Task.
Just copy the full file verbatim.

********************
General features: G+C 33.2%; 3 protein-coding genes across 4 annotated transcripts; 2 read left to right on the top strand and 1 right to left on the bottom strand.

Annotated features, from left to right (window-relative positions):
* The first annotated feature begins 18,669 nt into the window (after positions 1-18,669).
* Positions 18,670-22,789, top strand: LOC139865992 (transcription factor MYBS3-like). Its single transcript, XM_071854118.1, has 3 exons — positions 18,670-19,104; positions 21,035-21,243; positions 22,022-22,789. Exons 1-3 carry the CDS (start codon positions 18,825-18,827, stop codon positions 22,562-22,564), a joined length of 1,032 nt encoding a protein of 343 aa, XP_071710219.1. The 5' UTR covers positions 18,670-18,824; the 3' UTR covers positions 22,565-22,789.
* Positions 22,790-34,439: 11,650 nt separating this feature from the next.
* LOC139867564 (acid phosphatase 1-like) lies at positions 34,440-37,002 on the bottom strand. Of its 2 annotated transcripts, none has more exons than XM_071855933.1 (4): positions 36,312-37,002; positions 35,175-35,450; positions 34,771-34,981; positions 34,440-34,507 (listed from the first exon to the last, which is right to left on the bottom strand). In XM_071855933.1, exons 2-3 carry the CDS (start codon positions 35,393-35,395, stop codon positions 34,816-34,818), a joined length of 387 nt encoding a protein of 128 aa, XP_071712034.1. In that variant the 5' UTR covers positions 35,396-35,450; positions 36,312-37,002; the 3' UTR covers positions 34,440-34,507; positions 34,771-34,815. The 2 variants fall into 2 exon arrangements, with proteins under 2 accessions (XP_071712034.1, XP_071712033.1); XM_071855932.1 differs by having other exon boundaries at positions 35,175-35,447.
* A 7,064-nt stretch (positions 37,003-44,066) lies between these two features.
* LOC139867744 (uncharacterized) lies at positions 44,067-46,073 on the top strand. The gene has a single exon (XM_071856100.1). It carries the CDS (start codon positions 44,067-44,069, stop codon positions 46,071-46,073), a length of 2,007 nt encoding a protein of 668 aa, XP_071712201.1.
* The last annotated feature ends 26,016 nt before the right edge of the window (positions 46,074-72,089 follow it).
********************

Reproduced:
General features: G+C 33.2%; 3 protein-coding genes across 4 annotated transcripts; 2 read left to right on the top strand and 1 right to left on the bottom strand.

Annotated features, from left to right (window-relative positions):
* The first annotated feature begins 18,669 nt into the window (after positions 1-18,669).
* Positions 18,670-22,789, top strand: LOC139865992 (transcription factor MYBS3-like). Its single transcript, XM_071854118.1, has 3 exons — positions 18,670-19,104; positions 21,035-21,243; positions 22,022-22,789. Exons 1-3 carry the CDS (start codon positions 18,825-18,827, stop codon positions 22,562-22,564), a joined length of 1,032 nt encoding a protein of 343 aa, XP_071710219.1. The 5' UTR covers positions 18,670-18,824; the 3' UTR covers positions 22,565-22,789.
* Positions 22,790-34,439: 11,650 nt separating this feature from the next.
* LOC139867564 (acid phosphatase 1-like) lies at positions 34,440-37,002 on the bottom strand. Of its 2 annotated transcripts, none has more exons than XM_071855933.1 (4): positions 36,312-37,002; positions 35,175-35,450; positions 34,771-34,981; positions 34,440-34,507 (listed from the first exon to the last, which is right to left on the bottom strand). In XM_071855933.1, exons 2-3 carry the CDS (start codon positions 35,393-35,395, stop codon positions 34,816-34,818), a joined length of 387 nt encoding a protein of 128 aa, XP_071712034.1. In that variant the 5' UTR covers positions 35,396-35,450; positions 36,312-37,002; the 3' UTR covers positions 34,440-34,507; positions 34,771-34,815. The 2 variants fall into 2 exon arrangements, with proteins under 2 accessions (XP_071712034.1, XP_071712033.1); XM_071855932.1 differs by having other exon boundaries at positions 35,175-35,447.
* A 7,064-nt stretch (positions 37,003-44,066) lies between these two features.
* LOC139867744 (uncharacterized) lies at positions 44,067-46,073 on the top strand. The gene has a single exon (XM_071856100.1). It carries the CDS (start codon positions 44,067-44,069, stop codon positions 46,071-46,073), a length of 2,007 nt encoding a protein of 668 aa, XP_071712201.1.
* The last annotated feature ends 26,016 nt before the right edge of the window (positions 46,074-72,089 follow it).